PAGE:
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Stories articles and news abot Alison and Digby Gotts


The Samoan Experience
Three days in Tafua
EcoTour Samoa
The Samoan Election
Pruning the Mangoes
Climbing Mt SiliSili
Fourth week in Samoa

Samoan Observer Articles:

Why is there no fruit on my mango?
Want more mangoes next year?
Green oranges or orange oranges?
In search of a Samoan Orange
The Hardest Cut
Rambutan - hairy thing from the forest
Rambutan revisited
Abiu - the emporer's golden fruit
Avocado - fruit or vegetable?
Carambola - star of the rainforest
Durian - the extreme tropical fruit
Rollinia - lemon meringue pies growing in the garden
Sex and the single pawpaw
Soursop - a taste sensation
The mulch story
Do it yourself pest control
The joys of soapy water!
The hungry fruit tree
Positive insects



(One of a series of articles about growing fruit trees in Samoa, written by Digby Gotts and published in the 'Samoa Observer' between December 2000 and April 2001)

One of the difficulties of life as a fruit tree advisor is that people always want to grow something that doesn’t do well in their environment. Hence the popularity of mangoes in Samoa. One tree that grows readily in Samoa that seems to be largely ignored, except by children, is the soursop, or sasalapa. A tree that grows reliably from seed, survives well in this environment and produces yummy fruit all year really deserves a bit more attention.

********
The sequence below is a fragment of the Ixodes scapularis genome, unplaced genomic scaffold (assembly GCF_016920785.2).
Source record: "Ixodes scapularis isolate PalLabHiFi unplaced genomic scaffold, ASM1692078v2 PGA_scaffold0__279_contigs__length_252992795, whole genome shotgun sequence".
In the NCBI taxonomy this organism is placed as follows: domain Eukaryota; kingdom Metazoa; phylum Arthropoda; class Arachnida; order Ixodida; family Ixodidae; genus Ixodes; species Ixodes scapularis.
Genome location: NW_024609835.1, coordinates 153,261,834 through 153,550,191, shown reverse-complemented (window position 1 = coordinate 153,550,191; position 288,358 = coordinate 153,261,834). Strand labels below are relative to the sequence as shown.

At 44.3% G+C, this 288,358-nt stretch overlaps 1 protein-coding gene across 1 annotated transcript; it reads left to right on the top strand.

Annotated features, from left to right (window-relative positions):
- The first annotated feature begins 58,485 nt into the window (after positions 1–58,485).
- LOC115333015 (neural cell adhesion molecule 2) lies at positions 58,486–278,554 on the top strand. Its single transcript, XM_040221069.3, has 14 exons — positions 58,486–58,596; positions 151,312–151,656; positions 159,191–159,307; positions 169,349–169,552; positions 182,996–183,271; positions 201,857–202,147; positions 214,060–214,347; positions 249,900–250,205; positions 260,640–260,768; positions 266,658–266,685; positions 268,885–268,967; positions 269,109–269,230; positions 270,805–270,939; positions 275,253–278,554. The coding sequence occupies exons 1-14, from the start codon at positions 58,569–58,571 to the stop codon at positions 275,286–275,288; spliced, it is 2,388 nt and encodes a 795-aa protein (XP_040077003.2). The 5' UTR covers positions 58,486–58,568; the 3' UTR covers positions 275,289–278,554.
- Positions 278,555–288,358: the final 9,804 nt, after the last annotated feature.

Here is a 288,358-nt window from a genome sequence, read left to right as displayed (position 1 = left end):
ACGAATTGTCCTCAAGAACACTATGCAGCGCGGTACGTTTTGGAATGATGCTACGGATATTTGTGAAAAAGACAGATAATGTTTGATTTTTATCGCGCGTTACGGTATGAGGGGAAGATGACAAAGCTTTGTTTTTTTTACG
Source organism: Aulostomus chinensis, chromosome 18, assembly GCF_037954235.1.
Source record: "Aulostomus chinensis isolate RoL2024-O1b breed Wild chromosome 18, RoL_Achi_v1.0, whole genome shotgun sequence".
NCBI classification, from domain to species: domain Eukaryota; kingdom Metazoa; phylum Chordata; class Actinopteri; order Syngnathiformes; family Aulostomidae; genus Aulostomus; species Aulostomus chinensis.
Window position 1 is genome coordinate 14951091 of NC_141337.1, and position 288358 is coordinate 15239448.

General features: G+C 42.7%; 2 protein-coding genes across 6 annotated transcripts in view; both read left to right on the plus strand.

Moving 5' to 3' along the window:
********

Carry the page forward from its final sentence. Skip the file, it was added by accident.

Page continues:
Soursop fruit is a little tricky to get to know, because eaten off the tree or bought from the market it is often over-ripe, giving it some off flavours. Yet the juice from this fruit can make a dessert worthy of a 5 star restaurant but simple enough to be made by any villager.

Pick the fruit once it starts to turn pale green to yellow green but while it is still hard. Keep it in your kitchen until it softens, which should be less than a week. Once the fruit is soft, deal with it as soon as possible, as those off flavours develop within 24 hours. The next bit is a bit messy, so wash your hands well. Peel the fruit and remove the hard core, slopping the flesh into a coarse sieve or colander. Run your fingers around inside the sieve, pushing at the flesh. The juice should go through, leaving the seeds and cotton wool fibre behind. The white and creamy juice can be poured into containers and frozen until needed. Save a few of the seeds from the best fruit for planting, but compost the rest with the fibre and skin.

The soursop juice can be used in many ways, but a favourite dessert in our house is to mix some into soft ice cream and then refreeze before serving. The sweet sharp tangy taste is better than any commercially flavoured ice cream I’ve yet found. If you’re into mixed drinks, try blending some frozen soursop with bacardi and blue curacao for a great daiquiri. The non-alcoholics out there might prefer simply mixing it with soda water. The juice can also be used as a topping on its own, mixed into cheesecakes and jellies or simply eaten frozen after blending as a sorbet. I’m sure that there are some creative people who could really show their stuff with this one.

Soursop is easy to grow your own from seed, but Nafanua has some young trees. The trees should start to bear fruit at around three years old.


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Last updated November 6, 2014